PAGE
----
23 A quick warning: Aristotle thinks it would be a mistake to say that every state or action should be analyzed using his schema: But not every action nor every passion admits of a mean; for some have names that already imply badness, e.g., spite, shamelessness, envy, and in the case of actions, adultery, theft, murder; for all of these and suchlike things imply by their names that they are themselves bad, and not the excesses or deficiencies of them. It is not possible, then, ever to be right with regard to them; one must always be wrong. (NE II.6, Ross trans., p. 39)

24 Important points Aristotle will use this basic schema to identify all virtues and vices in his system. So we can apply this schema to a wide variety of human activities (for instance, Aristotle has virtues associated with giving money, being friendly, and telling jokes). Remember what Aristotle says about exactness. THIS SCHEMA IS NOT A DOCTRINE OF MODERATION.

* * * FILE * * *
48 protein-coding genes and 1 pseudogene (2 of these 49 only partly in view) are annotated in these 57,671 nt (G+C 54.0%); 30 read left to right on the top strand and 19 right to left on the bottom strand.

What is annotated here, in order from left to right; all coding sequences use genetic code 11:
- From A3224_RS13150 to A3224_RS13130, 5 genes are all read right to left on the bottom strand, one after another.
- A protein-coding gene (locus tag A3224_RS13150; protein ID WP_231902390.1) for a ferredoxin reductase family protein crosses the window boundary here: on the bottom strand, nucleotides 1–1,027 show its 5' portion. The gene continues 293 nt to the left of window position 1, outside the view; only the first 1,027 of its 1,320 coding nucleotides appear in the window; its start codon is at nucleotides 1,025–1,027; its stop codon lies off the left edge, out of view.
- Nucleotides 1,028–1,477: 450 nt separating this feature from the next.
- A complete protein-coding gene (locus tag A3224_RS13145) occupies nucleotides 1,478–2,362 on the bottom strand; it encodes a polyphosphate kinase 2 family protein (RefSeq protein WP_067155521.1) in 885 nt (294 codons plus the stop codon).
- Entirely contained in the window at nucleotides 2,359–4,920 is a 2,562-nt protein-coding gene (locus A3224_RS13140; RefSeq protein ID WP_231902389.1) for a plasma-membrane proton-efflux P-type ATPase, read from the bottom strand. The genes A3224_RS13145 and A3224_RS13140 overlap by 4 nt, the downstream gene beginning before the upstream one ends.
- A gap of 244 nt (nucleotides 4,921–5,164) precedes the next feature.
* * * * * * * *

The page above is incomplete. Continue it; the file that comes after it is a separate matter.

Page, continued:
25 THE FOOD ANALOGY In order to see this previous point, consider an analogy. How much food is appropriate to feed someone? Suppose that we took the largest amount that might be appropriate for someone (a wrestler, say), and the smallest amount (for someone who weighs 100 lbs.). Suppose that we average the two together, and then on that basis prescribe an ideal amount of food that everyone should eat. Is this a good idea? Why or why not?

26

27 A person who has all of the virtues is said to have practical wisdom. This is why Aristotle says that the virtuous action is one that is done (in the right way, for the right reasons, at the right time, etc.) In other words, to be truly and completely virtuous, a person needs a kind of knowhow about what to do in certain situations.